I first wrote about this case more than two years ago, back in July 2011 when it was first filed and, as I noted at the time, it is important to understand what this lawsuit was about and, also, what it wasn’t about. Unlike pretty much every other state in the Union, Utah’s statute against polygamy is very broad, not only does it outlaw legal marriages to more than one person at a time, commonly referred to as bigamy, but it also outlaws cohabitation with one or more persons while legally married to another. Legally, Kody Brown, the “husband” in Sister Wives, is only married to one person, However, he and his legal wife live in what is apparently completely consensual relationship that includes three other women, all of whom live together sharing their lives, household duties, and, well, other aspects of their relationships. There have also been children born from this relationship to each of the women involved and those children are raised by all the women together. In almost any other state in the country, there would be nothing illegal about this relationship. However, because Utah’s law also includes a provision that outlaws cohabitation as described above the Browns were, in fact, breaking Utah law and potentially subject to prosecution. The fact that they chose to publicize their relationship on television only seemed to make it more likely that, eventually, Utah authorities would seek to prosecute them given the fact that the state has a long history of cracking down on anything resembling polygamy ever since the Church of Jesus Christ Of Latter Day Saints repudiated the practice in 1890 as the price of Utah’s admission to the Union as a state.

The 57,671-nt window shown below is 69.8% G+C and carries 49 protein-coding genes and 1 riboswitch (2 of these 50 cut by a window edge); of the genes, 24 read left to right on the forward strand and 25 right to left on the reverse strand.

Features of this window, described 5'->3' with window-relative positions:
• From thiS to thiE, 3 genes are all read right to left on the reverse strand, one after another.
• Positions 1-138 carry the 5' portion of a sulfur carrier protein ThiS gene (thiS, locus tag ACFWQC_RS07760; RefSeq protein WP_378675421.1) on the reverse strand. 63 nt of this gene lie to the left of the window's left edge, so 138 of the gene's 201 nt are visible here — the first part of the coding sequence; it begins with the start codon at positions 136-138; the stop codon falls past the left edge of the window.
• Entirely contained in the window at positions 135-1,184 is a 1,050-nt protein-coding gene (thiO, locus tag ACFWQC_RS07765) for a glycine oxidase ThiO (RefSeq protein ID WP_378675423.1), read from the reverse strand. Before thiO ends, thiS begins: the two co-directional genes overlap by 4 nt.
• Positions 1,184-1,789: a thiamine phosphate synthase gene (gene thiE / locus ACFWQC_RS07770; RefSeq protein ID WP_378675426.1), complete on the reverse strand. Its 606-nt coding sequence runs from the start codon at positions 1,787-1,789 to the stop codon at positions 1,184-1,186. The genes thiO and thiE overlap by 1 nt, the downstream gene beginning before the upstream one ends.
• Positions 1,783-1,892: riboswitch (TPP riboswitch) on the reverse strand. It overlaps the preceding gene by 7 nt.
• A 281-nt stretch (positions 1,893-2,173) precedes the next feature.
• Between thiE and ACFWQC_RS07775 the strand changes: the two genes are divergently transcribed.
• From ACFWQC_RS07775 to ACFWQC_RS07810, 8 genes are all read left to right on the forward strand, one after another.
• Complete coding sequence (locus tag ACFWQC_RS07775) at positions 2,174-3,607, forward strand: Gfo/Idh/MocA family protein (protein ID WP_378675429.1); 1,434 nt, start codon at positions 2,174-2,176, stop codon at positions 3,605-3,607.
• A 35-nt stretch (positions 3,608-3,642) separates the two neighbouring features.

It’s still a bit early in the day, so there hasn’t been a whole lot of reaction from the right to this decision, but one suspects that much of it will be similar to what we see from Law Professor Stephen Bainbridge, who called it “free excercise run amok” and said “[n]ext stop on the slippery slope express, I suppose, will be consensual adult incest marriages.” Examining the decision closely, though, as David Kopel does at The Volokh Conspiracy, it is rather apparent that Bainbridge’s knee jerk reaction to the headline of the decision is more than just a bit overwrought: